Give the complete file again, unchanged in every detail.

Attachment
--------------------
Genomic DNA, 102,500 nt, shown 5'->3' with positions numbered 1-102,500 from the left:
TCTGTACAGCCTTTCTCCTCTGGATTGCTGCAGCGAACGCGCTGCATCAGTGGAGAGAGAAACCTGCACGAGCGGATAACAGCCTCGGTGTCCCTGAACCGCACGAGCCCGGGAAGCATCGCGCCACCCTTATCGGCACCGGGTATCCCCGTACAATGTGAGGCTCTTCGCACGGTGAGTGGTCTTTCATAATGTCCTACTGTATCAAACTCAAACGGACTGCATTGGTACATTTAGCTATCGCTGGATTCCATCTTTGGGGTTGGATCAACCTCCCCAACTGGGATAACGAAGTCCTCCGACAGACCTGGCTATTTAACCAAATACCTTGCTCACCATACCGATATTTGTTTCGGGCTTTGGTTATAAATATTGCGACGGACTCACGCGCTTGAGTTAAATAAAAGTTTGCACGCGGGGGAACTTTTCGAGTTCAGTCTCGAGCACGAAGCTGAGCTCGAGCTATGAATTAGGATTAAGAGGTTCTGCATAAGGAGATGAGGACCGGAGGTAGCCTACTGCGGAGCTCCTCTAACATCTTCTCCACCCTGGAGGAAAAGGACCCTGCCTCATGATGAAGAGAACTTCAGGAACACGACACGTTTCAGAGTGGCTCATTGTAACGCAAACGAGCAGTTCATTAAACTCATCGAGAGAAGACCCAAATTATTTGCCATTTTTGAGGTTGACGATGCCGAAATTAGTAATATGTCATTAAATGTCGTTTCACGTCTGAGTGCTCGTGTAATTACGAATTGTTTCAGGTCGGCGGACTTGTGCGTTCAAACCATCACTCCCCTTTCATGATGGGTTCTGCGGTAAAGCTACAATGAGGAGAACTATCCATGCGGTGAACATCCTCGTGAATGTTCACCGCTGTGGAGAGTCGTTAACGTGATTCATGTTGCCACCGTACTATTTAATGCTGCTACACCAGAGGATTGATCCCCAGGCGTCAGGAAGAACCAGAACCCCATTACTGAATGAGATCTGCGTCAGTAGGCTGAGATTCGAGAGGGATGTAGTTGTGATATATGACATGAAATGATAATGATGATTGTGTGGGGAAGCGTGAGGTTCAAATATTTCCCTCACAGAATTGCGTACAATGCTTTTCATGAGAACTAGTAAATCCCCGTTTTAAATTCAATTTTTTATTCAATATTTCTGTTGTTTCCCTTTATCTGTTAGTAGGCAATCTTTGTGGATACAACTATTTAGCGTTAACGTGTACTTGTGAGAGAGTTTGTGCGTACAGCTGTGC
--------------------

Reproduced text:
Genomic DNA, 102,500 nt, shown 5'->3' with positions numbered 1-102,500 from the left:
TCTGTACAGCCTTTCTCCTCTGGATTGCTGCAGCGAACGCGCTGCATCAGTGGAGAGAGAAACCTGCACGAGCGGATAACAGCCTCGGTGTCCCTGAACCGCACGAGCCCGGGAAGCATCGCGCCACCCTTATCGGCACCGGGTATCCCCGTACAATGTGAGGCTCTTCGCACGGTGAGTGGTCTTTCATAATGTCCTACTGTATCAAACTCAAACGGACTGCATTGGTACATTTAGCTATCGCTGGATTCCATCTTTGGGGTTGGATCAACCTCCCCAACTGGGATAACGAAGTCCTCCGACAGACCTGGCTATTTAACCAAATACCTTGCTCACCATACCGATATTTGTTTCGGGCTTTGGTTATAAATATTGCGACGGACTCACGCGCTTGAGTTAAATAAAAGTTTGCACGCGGGGGAACTTTTCGAGTTCAGTCTCGAGCACGAAGCTGAGCTCGAGCTATGAATTAGGATTAAGAGGTTCTGCATAAGGAGATGAGGACCGGAGGTAGCCTACTGCGGAGCTCCTCTAACATCTTCTCCACCCTGGAGGAAAAGGACCCTGCCTCATGATGAAGAGAACTTCAGGAACACGACACGTTTCAGAGTGGCTCATTGTAACGCAAACGAGCAGTTCATTAAACTCATCGAGAGAAGACCCAAATTATTTGCCATTTTTGAGGTTGACGATGCCGAAATTAGTAATATGTCATTAAATGTCGTTTCACGTCTGAGTGCTCGTGTAATTACGAATTGTTTCAGGTCGGCGGACTTGTGCGTTCAAACCATCACTCCCCTTTCATGATGGGTTCTGCGGTAAAGCTACAATGAGGAGAACTATCCATGCGGTGAACATCCTCGTGAATGTTCACCGCTGTGGAGAGTCGTTAACGTGATTCATGTTGCCACCGTACTATTTAATGCTGCTACACCAGAGGATTGATCCCCAGGCGTCAGGAAGAACCAGAACCCCATTACTGAATGAGATCTGCGTCAGTAGGCTGAGATTCGAGAGGGATGTAGTTGTGATATATGACATGAAATGATAATGATGATTGTGTGGGGAAGCGTGAGGTTCAAATATTTCCCTCACAGAATTGCGTACAATGCTTTTCATGAGAACTAGTAAATCCCCGTTTTAAATTCAATTTTTTATTCAATATTTCTGTTGTTTCCCTTTATCTGTTAGTAGGCAATCTTTGTGGATACAACTATTTAGCGTTAACGTGTACTTGTGAGAGAGTTTGTGCGTACAGCTGTGC